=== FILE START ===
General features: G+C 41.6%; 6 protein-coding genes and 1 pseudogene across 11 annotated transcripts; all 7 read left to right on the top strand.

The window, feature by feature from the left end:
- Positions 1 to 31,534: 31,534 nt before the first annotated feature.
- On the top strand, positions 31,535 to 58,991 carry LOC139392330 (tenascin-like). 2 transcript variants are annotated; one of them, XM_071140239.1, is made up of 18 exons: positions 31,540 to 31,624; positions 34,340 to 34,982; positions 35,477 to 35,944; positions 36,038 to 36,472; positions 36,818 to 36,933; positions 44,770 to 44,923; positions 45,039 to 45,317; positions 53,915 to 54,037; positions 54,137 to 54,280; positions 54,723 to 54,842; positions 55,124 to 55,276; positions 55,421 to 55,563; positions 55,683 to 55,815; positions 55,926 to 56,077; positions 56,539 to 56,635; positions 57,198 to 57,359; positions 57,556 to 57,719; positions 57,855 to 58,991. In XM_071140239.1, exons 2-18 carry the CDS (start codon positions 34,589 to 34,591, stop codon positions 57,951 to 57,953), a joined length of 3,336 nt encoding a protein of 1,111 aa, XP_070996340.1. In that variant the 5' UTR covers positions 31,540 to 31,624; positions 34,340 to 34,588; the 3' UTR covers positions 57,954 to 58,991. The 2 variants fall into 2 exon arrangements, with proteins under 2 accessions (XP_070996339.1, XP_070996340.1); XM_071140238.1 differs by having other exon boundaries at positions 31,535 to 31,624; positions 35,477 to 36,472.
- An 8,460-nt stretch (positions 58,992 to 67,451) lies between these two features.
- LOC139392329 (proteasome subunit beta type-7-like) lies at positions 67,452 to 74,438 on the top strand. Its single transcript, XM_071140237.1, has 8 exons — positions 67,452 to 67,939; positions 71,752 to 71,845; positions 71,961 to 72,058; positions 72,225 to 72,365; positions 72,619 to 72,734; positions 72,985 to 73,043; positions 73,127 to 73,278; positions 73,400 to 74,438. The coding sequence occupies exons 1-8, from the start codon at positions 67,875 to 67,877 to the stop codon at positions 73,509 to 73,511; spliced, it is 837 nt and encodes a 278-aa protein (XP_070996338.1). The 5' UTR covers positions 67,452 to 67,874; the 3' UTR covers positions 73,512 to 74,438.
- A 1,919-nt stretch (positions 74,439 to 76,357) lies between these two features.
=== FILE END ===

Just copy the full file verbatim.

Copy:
General features: G+C 41.6%; 6 protein-coding genes and 1 pseudogene across 11 annotated transcripts; all 7 read left to right on the top strand.

The window, feature by feature from the left end:
- Positions 1 to 31,534: 31,534 nt before the first annotated feature.
- On the top strand, positions 31,535 to 58,991 carry LOC139392330 (tenascin-like). 2 transcript variants are annotated; one of them, XM_071140239.1, is made up of 18 exons: positions 31,540 to 31,624; positions 34,340 to 34,982; positions 35,477 to 35,944; positions 36,038 to 36,472; positions 36,818 to 36,933; positions 44,770 to 44,923; positions 45,039 to 45,317; positions 53,915 to 54,037; positions 54,137 to 54,280; positions 54,723 to 54,842; positions 55,124 to 55,276; positions 55,421 to 55,563; positions 55,683 to 55,815; positions 55,926 to 56,077; positions 56,539 to 56,635; positions 57,198 to 57,359; positions 57,556 to 57,719; positions 57,855 to 58,991. In XM_071140239.1, exons 2-18 carry the CDS (start codon positions 34,589 to 34,591, stop codon positions 57,951 to 57,953), a joined length of 3,336 nt encoding a protein of 1,111 aa, XP_070996340.1. In that variant the 5' UTR covers positions 31,540 to 31,624; positions 34,340 to 34,588; the 3' UTR covers positions 57,954 to 58,991. The 2 variants fall into 2 exon arrangements, with proteins under 2 accessions (XP_070996339.1, XP_070996340.1); XM_071140238.1 differs by having other exon boundaries at positions 31,535 to 31,624; positions 35,477 to 36,472.
- An 8,460-nt stretch (positions 58,992 to 67,451) lies between these two features.
- LOC139392329 (proteasome subunit beta type-7-like) lies at positions 67,452 to 74,438 on the top strand. Its single transcript, XM_071140237.1, has 8 exons — positions 67,452 to 67,939; positions 71,752 to 71,845; positions 71,961 to 72,058; positions 72,225 to 72,365; positions 72,619 to 72,734; positions 72,985 to 73,043; positions 73,127 to 73,278; positions 73,400 to 74,438. The coding sequence occupies exons 1-8, from the start codon at positions 67,875 to 67,877 to the stop codon at positions 73,509 to 73,511; spliced, it is 837 nt and encodes a 278-aa protein (XP_070996338.1). The 5' UTR covers positions 67,452 to 67,874; the 3' UTR covers positions 73,512 to 74,438.
- A 1,919-nt stretch (positions 74,439 to 76,357) lies between these two features.